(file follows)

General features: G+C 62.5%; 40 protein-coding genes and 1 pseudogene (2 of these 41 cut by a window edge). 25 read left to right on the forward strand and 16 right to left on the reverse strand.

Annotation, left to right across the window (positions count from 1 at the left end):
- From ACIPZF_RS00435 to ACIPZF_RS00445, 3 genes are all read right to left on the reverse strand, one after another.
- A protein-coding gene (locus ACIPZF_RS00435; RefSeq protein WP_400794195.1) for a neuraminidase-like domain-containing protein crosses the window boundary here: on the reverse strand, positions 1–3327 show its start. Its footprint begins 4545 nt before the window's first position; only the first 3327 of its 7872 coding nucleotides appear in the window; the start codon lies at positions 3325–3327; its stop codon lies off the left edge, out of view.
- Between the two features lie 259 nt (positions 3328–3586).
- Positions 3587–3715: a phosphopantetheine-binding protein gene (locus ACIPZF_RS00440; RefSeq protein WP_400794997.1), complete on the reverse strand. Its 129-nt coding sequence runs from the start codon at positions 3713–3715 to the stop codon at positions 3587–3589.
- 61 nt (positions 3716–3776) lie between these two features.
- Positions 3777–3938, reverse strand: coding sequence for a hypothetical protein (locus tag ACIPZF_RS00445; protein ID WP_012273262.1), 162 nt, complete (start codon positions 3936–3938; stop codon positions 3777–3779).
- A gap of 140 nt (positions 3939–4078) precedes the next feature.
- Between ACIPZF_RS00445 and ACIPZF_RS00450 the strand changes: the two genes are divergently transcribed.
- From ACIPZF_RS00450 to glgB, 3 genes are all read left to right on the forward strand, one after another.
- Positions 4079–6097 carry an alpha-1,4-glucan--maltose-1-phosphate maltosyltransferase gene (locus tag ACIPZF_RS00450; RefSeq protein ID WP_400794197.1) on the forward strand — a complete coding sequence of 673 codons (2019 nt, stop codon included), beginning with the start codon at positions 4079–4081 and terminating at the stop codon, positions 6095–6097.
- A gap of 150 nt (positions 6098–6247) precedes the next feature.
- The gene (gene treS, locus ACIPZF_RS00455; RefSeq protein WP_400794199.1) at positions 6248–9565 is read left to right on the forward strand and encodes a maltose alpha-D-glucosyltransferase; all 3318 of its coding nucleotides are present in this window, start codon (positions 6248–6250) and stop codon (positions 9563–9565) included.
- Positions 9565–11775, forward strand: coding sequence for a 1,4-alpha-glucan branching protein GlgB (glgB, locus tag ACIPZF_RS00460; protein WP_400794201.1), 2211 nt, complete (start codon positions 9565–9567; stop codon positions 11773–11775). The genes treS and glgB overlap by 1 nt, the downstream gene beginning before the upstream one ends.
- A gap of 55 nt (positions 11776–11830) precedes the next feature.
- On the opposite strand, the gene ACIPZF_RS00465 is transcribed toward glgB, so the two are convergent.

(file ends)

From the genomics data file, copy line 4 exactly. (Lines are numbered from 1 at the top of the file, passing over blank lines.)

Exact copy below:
- A protein-coding gene (locus ACIPZF_RS00435; RefSeq protein WP_400794195.1) for a neuraminidase-like domain-containing protein crosses the window boundary here: on the reverse strand, positions 1–3327 show its start. Its footprint begins 4545 nt before the window's first position; only the first 3327 of its 7872 coding nucleotides appear in the window; the start codon lies at positions 3325–3327; its stop codon lies off the left edge, out of view.